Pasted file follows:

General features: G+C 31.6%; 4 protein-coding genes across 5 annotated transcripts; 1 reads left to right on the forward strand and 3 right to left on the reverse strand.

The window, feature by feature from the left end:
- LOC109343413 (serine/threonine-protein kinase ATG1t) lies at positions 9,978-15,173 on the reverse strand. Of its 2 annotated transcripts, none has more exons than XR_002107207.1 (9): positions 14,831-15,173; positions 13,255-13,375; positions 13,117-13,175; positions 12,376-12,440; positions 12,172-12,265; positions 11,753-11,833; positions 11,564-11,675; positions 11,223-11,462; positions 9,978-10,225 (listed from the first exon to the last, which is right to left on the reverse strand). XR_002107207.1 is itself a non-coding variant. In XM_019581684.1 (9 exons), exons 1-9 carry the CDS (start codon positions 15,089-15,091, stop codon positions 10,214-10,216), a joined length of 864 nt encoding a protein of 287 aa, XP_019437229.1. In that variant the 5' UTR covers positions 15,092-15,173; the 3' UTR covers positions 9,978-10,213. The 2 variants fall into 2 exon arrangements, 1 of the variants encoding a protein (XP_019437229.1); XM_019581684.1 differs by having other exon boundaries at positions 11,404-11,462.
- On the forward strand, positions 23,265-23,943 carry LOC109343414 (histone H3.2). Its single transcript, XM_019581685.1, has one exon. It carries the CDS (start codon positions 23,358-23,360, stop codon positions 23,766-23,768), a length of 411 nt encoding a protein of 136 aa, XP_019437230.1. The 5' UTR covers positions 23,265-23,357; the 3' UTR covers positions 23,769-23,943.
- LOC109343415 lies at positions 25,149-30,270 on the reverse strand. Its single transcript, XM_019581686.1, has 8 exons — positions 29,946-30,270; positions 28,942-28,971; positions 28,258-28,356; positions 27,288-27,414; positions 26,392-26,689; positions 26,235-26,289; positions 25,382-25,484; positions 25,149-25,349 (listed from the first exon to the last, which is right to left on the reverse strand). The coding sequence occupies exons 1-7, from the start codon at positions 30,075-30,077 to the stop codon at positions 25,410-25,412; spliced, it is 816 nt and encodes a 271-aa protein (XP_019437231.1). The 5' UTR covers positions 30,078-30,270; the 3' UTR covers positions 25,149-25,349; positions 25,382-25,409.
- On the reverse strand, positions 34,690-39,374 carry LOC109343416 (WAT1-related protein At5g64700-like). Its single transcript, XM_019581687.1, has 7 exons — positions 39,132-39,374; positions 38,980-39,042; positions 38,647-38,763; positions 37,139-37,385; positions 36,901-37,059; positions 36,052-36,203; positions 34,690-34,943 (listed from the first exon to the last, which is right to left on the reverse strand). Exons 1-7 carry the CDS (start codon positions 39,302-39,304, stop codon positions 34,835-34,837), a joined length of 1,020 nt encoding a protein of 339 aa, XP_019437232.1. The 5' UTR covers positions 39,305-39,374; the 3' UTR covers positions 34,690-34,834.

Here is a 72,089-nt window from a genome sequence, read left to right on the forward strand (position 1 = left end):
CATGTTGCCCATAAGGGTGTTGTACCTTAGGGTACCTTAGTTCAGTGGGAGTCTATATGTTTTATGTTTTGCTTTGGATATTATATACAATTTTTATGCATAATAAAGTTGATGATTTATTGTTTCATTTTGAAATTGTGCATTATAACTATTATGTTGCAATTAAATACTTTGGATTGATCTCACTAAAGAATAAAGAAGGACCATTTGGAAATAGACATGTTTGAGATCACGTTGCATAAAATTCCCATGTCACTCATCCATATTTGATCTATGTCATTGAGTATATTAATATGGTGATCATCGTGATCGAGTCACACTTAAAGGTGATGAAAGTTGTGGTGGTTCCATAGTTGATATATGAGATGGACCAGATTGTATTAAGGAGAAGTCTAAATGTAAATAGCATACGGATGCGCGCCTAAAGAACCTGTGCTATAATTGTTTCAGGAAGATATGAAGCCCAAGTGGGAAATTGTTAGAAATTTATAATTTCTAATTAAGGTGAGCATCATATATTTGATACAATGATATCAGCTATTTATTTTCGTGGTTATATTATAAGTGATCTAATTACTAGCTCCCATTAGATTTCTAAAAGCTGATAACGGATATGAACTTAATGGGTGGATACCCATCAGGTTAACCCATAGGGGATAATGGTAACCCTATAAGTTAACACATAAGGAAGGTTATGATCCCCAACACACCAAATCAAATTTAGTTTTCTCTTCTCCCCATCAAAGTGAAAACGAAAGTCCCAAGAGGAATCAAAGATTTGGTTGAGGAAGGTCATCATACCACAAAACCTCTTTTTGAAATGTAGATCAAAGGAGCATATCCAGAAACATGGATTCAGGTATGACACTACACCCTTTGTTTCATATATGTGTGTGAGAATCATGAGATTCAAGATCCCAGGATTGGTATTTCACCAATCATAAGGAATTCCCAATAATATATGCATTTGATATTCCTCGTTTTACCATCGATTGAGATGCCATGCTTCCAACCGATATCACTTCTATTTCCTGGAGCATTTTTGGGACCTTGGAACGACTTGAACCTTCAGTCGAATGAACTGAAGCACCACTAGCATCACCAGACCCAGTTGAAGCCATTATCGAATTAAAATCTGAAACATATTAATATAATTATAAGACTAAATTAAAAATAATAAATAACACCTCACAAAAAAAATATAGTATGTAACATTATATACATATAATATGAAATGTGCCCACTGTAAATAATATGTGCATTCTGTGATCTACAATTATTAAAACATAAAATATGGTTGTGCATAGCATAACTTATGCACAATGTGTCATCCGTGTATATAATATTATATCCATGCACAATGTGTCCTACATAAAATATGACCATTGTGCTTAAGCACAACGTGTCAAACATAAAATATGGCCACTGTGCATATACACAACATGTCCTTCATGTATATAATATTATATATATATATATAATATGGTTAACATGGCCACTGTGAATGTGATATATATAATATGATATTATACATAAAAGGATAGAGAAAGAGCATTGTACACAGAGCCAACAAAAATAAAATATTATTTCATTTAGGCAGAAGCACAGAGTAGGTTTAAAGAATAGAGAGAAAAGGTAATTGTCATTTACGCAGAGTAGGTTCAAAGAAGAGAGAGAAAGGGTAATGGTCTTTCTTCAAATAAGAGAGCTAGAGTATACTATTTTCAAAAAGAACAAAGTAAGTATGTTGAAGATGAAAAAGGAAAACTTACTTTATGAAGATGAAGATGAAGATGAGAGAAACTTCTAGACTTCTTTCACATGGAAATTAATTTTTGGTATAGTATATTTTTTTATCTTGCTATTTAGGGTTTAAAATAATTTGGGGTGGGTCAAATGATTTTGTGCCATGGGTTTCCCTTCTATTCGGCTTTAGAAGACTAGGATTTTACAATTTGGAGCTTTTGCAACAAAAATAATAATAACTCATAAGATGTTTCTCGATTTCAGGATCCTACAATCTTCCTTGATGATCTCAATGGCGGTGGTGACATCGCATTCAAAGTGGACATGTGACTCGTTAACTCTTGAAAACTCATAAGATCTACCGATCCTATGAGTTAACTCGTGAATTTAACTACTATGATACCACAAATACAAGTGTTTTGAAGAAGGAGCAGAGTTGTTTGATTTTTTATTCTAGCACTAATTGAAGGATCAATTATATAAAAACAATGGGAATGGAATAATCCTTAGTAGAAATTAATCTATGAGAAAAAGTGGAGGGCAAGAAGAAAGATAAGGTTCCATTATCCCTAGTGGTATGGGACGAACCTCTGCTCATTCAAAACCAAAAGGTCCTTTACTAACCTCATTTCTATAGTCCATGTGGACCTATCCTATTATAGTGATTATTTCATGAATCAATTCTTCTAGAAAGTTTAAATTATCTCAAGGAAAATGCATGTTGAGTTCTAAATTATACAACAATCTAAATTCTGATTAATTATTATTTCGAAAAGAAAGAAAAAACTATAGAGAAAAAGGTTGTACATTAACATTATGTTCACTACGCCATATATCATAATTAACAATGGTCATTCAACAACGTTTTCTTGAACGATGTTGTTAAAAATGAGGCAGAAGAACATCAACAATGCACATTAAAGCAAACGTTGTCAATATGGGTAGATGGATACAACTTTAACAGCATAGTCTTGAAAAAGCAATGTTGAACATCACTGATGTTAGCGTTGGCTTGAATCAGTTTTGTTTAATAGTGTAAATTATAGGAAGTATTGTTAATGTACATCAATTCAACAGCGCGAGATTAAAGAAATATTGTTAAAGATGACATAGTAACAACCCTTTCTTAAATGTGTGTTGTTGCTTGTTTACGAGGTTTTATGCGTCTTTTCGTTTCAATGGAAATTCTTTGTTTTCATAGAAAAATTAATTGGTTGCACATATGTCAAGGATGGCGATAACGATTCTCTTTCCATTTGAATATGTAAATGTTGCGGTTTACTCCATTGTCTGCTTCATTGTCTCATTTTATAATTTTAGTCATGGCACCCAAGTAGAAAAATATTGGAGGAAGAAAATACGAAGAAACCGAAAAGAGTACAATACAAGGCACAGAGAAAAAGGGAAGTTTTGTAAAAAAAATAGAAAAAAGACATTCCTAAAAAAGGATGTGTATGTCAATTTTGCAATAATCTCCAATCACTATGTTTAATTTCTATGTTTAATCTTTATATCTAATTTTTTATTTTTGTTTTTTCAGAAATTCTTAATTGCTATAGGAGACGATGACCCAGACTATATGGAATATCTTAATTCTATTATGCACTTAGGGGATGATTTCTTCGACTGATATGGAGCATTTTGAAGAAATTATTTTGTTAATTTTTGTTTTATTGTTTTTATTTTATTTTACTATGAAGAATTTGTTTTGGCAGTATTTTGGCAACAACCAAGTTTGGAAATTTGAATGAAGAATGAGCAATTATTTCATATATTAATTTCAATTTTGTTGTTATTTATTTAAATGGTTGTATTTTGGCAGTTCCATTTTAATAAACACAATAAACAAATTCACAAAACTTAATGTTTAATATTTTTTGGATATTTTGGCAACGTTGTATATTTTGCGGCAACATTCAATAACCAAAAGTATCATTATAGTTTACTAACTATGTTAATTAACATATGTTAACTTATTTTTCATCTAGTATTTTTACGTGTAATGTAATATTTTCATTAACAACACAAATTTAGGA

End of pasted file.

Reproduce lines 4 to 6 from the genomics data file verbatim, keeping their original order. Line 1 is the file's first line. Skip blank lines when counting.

- On the forward strand, positions 23,265-23,943 carry LOC109343414 (histone H3.2). Its single transcript, XM_019581685.1, has one exon. It carries the CDS (start codon positions 23,358-23,360, stop codon positions 23,766-23,768), a length of 411 nt encoding a protein of 136 aa, XP_019437230.1. The 5' UTR covers positions 23,265-23,357; the 3' UTR covers positions 23,769-23,943.
- LOC109343415 lies at positions 25,149-30,270 on the reverse strand. Its single transcript, XM_019581686.1, has 8 exons — positions 29,946-30,270; positions 28,942-28,971; positions 28,258-28,356; positions 27,288-27,414; positions 26,392-26,689; positions 26,235-26,289; positions 25,382-25,484; positions 25,149-25,349 (listed from the first exon to the last, which is right to left on the reverse strand). The coding sequence occupies exons 1-7, from the start codon at positions 30,075-30,077 to the stop codon at positions 25,410-25,412; spliced, it is 816 nt and encodes a 271-aa protein (XP_019437231.1). The 5' UTR covers positions 30,078-30,270; the 3' UTR covers positions 25,149-25,349; positions 25,382-25,409.
- On the reverse strand, positions 34,690-39,374 carry LOC109343416 (WAT1-related protein At5g64700-like). Its single transcript, XM_019581687.1, has 7 exons — positions 39,132-39,374; positions 38,980-39,042; positions 38,647-38,763; positions 37,139-37,385; positions 36,901-37,059; positions 36,052-36,203; positions 34,690-34,943 (listed from the first exon to the last, which is right to left on the reverse strand). Exons 1-7 carry the CDS (start codon positions 39,302-39,304, stop codon positions 34,835-34,837), a joined length of 1,020 nt encoding a protein of 339 aa, XP_019437232.1. The 5' UTR covers positions 39,305-39,374; the 3' UTR covers positions 34,690-34,834.